Bitcoin: Could You Create A Substitute?

Bitcoin: Could You Create A Substitute?
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Bitcoin may be the most popular crypto-currency out there, but there are others in existence. And believe it or not, you might even be able to make your own, according to Lifehacker. Of course repeating the success bitcoin appears to have stumbled into might be more difficult than you think.

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Convincing others to use your bitcoin substitute

Before you go about creating your substitute for bitcoin, you have to ask yourself what sort of value people will find in your crypto-currency. What can you offer them that other payment systems don’t? And are those benefits something you can sell?

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As Lifehacker notes, sometimes you might even be able to invent benefits, like if you can convince a big star like Justin Bieber to sell all of his licensed products using only your invented BieberCoin. You could also offer other benefits like lower processing costs or faster processing times. You may also find a home for your new crypto-currency within certain niche communities.

Dodging certain costs

Next, you’ll have to get your own community started, which requires an infrastructure. Bitcoin miners make their money by mining the crypto-currency, but they also provide infrastructure for it. The key here is to offer something in return to tempt people into essentially building your infrastructure, like bitcoin did.

There are also other costs you may have to consider if starting a crypto-currency. If you have a supportive community, once again, you might be able to dodge some of these costs, but only if people are willing and able to provide their talent without expecting you to actually dole out real cash and pay them. Of course programming skills are going to be a big part of your costs because this is how crypto-currencies are created, so if you’re not a programmer, you could be facing some massive up-front costs in this department.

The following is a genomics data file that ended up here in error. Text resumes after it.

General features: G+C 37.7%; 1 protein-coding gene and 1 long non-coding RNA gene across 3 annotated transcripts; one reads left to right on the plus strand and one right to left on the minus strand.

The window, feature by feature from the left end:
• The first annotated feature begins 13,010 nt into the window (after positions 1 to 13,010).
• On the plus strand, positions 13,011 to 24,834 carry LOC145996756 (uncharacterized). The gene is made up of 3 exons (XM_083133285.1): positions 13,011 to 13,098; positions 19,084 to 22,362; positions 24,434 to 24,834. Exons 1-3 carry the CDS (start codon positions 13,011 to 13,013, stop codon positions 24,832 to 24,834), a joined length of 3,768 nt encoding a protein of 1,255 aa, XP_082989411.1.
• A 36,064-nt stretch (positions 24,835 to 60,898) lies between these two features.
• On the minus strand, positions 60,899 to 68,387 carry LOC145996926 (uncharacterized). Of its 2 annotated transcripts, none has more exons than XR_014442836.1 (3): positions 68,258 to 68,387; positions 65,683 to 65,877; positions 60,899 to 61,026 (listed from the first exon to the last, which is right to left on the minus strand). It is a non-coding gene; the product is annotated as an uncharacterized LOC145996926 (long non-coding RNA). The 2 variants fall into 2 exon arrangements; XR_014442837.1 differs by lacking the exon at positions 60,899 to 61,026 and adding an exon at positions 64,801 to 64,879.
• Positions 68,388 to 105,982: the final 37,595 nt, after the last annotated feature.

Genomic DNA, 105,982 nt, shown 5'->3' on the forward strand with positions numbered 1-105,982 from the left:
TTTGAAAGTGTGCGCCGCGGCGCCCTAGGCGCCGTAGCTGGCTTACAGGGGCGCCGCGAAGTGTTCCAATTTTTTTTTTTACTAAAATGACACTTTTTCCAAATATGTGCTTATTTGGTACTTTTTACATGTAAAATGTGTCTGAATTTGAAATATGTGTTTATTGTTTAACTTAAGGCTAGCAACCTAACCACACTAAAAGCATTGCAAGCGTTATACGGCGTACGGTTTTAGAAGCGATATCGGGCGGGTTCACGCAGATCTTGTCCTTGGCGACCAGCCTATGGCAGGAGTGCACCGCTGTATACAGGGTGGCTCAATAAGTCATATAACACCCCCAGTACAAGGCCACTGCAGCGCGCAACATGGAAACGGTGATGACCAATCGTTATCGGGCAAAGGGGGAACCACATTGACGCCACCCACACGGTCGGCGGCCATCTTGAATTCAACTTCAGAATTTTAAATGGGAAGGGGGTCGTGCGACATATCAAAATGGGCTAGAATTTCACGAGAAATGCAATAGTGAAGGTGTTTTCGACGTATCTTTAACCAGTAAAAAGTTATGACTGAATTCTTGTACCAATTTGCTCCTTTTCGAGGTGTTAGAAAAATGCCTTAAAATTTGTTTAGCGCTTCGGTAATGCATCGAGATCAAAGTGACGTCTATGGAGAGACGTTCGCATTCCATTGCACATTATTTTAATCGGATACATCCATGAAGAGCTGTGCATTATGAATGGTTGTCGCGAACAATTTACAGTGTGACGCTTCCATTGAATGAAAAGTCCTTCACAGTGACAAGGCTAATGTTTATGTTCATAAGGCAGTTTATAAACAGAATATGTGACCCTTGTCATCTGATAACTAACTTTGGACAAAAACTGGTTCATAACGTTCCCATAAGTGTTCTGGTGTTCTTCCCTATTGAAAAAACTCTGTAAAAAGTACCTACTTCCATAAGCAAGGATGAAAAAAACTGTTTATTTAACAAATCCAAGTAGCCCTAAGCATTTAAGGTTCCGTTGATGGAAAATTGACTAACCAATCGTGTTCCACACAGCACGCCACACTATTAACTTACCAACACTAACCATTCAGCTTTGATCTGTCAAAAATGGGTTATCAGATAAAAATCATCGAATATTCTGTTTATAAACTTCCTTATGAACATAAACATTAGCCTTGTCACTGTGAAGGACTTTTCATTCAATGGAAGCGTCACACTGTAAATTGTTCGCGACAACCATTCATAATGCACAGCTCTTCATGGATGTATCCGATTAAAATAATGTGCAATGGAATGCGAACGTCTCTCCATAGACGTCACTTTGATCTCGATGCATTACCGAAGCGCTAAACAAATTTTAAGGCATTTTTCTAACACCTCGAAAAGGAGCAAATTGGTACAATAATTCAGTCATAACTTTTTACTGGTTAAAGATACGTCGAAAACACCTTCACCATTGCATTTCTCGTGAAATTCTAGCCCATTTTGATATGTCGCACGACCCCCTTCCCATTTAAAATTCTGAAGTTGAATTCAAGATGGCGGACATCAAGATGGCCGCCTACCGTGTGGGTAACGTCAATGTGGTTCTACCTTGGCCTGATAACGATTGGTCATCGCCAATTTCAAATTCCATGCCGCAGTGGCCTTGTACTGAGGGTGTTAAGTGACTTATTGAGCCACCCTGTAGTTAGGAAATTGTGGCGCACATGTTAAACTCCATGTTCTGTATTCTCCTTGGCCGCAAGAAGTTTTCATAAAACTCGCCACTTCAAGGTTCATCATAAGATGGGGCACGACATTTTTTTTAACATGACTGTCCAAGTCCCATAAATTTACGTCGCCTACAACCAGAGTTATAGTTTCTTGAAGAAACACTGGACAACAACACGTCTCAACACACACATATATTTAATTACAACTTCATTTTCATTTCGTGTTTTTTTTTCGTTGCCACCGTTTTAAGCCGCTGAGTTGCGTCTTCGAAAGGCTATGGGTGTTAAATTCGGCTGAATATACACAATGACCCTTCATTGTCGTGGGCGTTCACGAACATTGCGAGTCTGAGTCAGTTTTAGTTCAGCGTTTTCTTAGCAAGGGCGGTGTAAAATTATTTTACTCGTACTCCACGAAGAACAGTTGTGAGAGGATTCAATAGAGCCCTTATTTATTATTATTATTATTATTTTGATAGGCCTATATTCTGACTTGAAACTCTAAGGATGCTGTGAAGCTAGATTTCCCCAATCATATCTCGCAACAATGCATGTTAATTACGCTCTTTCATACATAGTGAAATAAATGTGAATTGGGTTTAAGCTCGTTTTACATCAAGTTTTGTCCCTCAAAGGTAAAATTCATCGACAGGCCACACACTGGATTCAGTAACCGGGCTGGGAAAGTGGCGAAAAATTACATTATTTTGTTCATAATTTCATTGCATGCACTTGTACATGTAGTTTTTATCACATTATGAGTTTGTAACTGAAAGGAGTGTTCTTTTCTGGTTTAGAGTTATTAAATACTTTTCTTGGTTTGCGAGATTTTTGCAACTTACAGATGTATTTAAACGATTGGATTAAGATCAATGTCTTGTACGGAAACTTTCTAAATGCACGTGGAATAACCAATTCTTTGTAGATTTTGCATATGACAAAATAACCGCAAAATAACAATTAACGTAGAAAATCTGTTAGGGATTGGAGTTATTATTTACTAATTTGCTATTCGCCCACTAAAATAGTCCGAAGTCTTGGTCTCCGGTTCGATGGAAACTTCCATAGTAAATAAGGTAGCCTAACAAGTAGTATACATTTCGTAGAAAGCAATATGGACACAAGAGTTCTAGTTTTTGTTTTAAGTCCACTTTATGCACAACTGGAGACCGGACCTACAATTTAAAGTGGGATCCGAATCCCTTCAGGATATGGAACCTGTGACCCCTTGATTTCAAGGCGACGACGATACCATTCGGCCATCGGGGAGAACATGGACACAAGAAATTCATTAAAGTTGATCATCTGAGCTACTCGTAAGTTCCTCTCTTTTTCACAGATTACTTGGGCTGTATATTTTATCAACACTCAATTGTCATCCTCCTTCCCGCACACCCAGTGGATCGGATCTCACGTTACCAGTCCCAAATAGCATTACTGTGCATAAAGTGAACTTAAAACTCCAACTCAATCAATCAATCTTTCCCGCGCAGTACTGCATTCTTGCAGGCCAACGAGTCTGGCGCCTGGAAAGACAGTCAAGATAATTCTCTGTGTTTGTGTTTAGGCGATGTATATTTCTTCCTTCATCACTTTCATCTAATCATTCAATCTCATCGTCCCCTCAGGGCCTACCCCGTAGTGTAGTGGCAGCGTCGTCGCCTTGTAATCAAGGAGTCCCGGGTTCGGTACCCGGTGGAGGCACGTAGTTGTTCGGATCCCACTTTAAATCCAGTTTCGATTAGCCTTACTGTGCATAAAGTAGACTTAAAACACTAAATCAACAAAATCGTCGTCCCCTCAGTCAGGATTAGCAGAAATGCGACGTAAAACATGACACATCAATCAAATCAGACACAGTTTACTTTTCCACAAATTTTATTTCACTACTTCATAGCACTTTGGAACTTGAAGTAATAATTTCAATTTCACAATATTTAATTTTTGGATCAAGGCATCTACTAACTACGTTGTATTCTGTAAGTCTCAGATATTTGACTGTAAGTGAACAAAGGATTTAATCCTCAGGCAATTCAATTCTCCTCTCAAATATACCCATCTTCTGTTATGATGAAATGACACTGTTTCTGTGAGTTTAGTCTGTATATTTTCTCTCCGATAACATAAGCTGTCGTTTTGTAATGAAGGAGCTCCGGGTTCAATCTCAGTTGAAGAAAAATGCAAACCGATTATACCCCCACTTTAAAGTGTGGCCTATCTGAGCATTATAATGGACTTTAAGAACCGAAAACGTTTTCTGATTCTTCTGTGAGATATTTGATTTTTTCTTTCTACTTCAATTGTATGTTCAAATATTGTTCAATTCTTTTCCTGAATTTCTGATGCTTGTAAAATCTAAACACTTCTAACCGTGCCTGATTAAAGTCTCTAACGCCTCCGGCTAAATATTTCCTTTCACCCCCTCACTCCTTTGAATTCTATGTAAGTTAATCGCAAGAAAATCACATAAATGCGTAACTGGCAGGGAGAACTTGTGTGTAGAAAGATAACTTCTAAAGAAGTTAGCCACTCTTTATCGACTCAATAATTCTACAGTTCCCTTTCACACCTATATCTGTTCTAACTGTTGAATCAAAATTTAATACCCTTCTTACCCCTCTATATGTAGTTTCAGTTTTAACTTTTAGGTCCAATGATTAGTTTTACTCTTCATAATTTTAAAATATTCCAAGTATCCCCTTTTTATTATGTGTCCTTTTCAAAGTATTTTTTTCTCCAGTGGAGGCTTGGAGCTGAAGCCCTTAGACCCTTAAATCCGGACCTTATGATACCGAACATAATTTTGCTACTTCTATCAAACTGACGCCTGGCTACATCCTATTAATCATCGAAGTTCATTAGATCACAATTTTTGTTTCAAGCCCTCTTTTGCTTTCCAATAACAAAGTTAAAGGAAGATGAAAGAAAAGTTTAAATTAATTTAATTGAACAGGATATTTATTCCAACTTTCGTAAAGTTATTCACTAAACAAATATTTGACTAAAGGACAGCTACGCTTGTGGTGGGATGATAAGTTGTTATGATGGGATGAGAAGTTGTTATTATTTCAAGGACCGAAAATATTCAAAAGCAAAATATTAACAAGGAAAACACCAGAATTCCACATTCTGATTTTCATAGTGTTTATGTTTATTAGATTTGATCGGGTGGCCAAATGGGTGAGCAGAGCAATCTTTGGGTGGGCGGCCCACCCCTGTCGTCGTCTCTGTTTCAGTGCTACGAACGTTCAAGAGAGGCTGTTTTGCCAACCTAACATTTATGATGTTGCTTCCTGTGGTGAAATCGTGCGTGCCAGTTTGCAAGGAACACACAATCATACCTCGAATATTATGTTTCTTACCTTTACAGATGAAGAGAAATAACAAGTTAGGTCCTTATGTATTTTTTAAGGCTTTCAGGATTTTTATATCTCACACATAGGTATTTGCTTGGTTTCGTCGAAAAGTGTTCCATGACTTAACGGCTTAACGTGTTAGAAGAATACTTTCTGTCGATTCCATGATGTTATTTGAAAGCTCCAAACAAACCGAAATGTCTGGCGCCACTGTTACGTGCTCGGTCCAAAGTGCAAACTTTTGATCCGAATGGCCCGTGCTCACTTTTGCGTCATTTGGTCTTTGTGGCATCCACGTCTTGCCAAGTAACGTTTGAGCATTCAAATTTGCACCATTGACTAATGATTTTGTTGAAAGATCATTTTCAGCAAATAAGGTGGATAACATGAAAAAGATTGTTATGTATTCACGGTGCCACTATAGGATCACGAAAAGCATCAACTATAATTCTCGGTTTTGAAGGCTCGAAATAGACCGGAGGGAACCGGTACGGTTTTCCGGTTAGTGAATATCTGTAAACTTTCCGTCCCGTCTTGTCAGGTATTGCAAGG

Keeping legality in mind

Legality is also an important issue, and those who are thinking of starting their own crypto-currency would do well to pay attention to the legal battle which has embroiled bitcoin. Regulators and governments are considering what to do with it and whether to make it illegal. You certainly don’t want to make your currency violate laws in some way.

Trademark infringement is also serious business, so make sure you’re not stepping on anyone else’s trademark when you brand your currency. For example, don’t create Bieber coin without getting Justin’s official permission. Learn from what happened to the guys who created the Coinye West crypto-currency.

Lifehacker also recommends that the code for your crypto-currency be open-source, just as bitcoin is. Also make sure other people check the code to check for security.

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Michelle Jones is editor-in-chief for and has been with the site since 2012. Previously, she was a television news producer for eight years. She produced the morning news programs for the NBC affiliates in Evansville, Indiana and Huntsville, Alabama and spent a short time at the CBS affiliate in Huntsville. She has experience as a writer and public relations expert for a wide variety of businesses. Email her at
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